buy and sell signals can be written as follows:

BuySig = C
>= C[1] and C <= C[2] and C >= Average(C, 15)

and

SellSig = C
<= C[1] and C >= C[2] and C <= Average(C, 15).

This tells us that a long trade
should be entered when the close is above or equal to the prior close, the close
is below or equal to the close of two bars ago, and the close is above or equal
to the 15-bar moving average of the closes. The sell signal is the logical
opposite: sell when the close is below or equal to the prior close, the close is
above or equal to the close of two bars ago, and the close is below or equal to
the 15-bar moving average.

The advantage of this approach
is that we don't have to guess ahead of time whether it's better to buy when the
trend is up, buy when the trend is down, or ignore the trend entirely. We only
have to include a trend condition and let the optimization tell us how to use
it. This approach is similar to developing a trading system using neural
networks (see the Dec 2003 issue).
In developing a neural network, a set of "inputs" is chosen, and the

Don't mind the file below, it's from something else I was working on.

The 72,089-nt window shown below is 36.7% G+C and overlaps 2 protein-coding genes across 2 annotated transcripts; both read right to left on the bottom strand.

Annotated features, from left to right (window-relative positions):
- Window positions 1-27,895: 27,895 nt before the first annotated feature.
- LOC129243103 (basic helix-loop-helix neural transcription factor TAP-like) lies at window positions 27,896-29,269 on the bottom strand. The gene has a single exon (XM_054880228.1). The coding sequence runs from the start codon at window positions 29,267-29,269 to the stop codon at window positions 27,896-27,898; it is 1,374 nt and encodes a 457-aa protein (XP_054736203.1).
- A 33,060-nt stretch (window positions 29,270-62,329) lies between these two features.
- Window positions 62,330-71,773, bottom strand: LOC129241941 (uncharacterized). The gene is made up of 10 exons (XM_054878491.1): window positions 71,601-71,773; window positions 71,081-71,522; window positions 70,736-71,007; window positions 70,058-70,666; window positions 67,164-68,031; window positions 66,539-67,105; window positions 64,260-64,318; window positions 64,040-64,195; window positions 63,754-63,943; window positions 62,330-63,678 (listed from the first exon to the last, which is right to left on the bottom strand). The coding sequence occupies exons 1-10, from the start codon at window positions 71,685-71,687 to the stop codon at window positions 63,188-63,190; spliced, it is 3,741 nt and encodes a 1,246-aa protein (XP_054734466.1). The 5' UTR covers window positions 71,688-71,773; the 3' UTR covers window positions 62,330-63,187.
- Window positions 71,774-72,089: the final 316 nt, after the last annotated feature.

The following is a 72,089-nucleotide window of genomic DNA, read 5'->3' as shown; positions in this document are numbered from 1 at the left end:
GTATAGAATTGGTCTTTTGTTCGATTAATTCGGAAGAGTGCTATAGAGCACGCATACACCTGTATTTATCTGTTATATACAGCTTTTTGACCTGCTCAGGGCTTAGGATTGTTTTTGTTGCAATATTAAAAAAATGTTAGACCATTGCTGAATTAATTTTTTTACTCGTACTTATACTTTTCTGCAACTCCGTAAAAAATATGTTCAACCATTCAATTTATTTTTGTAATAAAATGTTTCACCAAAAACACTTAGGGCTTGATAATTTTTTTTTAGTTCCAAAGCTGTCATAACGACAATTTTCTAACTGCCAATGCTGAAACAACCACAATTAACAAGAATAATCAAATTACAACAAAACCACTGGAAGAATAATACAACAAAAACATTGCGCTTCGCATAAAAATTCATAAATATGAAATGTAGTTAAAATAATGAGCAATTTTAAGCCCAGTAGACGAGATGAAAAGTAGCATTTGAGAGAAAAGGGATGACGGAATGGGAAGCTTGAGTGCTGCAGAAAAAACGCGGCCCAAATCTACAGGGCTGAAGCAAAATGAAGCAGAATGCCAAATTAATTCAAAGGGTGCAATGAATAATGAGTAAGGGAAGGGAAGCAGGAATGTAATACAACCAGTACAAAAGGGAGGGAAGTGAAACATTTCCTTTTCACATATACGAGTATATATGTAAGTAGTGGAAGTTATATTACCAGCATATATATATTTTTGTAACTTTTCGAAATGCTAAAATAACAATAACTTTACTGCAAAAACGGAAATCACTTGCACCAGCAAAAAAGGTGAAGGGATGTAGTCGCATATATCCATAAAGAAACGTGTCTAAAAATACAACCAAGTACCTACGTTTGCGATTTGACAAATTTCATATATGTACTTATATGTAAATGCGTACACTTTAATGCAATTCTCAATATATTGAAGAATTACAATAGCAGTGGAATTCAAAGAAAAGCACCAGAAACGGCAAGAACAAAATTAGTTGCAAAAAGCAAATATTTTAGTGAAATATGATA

back-propagation (optimization) step determines the set of weights that produces
the best result. However, whereas the result of developing a neural
network-based system is a nonintuitive function that's difficult to interpret,
the result of the approach described here is a set of logical conditions that
can be directly related to the market.

I'm not recommending that this
method be used by itself to develop a trading system. Rather, I suggest using it
to quickly sift through a large set of possible conditions to find one or
more viable, smaller sets for further study. Also, the discussion so far has
focused on entry conditions. The same approach could be used to develop exit
conditions, where the optimization would include a set of weights for terms
similar to BuySig and SellSig for exiting the trades. Alternatively, the entry
conditions could be optimized using simple exit conditions. Once a good set of
entry conditions was found, more complex exit conditions could be
added.

To test this "rapid
prototyping" approach and illustrate the idea, I wrote two versions of a
trading system in EasyLanguage. In the first version, I used the following
conditions:

C1 = C -
C[1]

C2 = C -
C[2]

C3 = C -
C[5]

C4 = C -
C[10]

C5 = C - Average(C, 5)

C6 = C
- Average(C, 25)

C7 = C - Average(C, 45)

The first four conditions
represent price momentum at different time scales, while the last three
represent trends of different lengths. My expectation was that not all of the
momentum conditions and not all of the trend conditions would be selected in the
optimal results. With seven conditions, there are seven weights, resulting in